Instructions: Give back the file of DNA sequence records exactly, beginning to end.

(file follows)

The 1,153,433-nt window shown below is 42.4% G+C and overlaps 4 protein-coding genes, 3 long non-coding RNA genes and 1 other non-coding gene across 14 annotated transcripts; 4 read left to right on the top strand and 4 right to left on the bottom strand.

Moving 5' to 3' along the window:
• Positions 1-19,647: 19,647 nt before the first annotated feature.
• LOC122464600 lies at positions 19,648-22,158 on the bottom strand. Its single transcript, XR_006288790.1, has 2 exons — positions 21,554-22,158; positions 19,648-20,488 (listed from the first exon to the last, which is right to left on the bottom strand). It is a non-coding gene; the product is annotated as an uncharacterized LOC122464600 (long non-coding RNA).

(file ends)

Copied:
The 1,153,433-nt window shown below is 42.4% G+C and overlaps 4 protein-coding genes, 3 long non-coding RNA genes and 1 other non-coding gene across 14 annotated transcripts; 4 read left to right on the top strand and 4 right to left on the bottom strand.

Moving 5' to 3' along the window:
• Positions 1-19,647: 19,647 nt before the first annotated feature.
• LOC122464600 lies at positions 19,648-22,158 on the bottom strand. Its single transcript, XR_006288790.1, has 2 exons — positions 21,554-22,158; positions 19,648-20,488 (listed from the first exon to the last, which is right to left on the bottom strand). It is a non-coding gene; the product is annotated as an uncharacterized LOC122464600 (long non-coding RNA).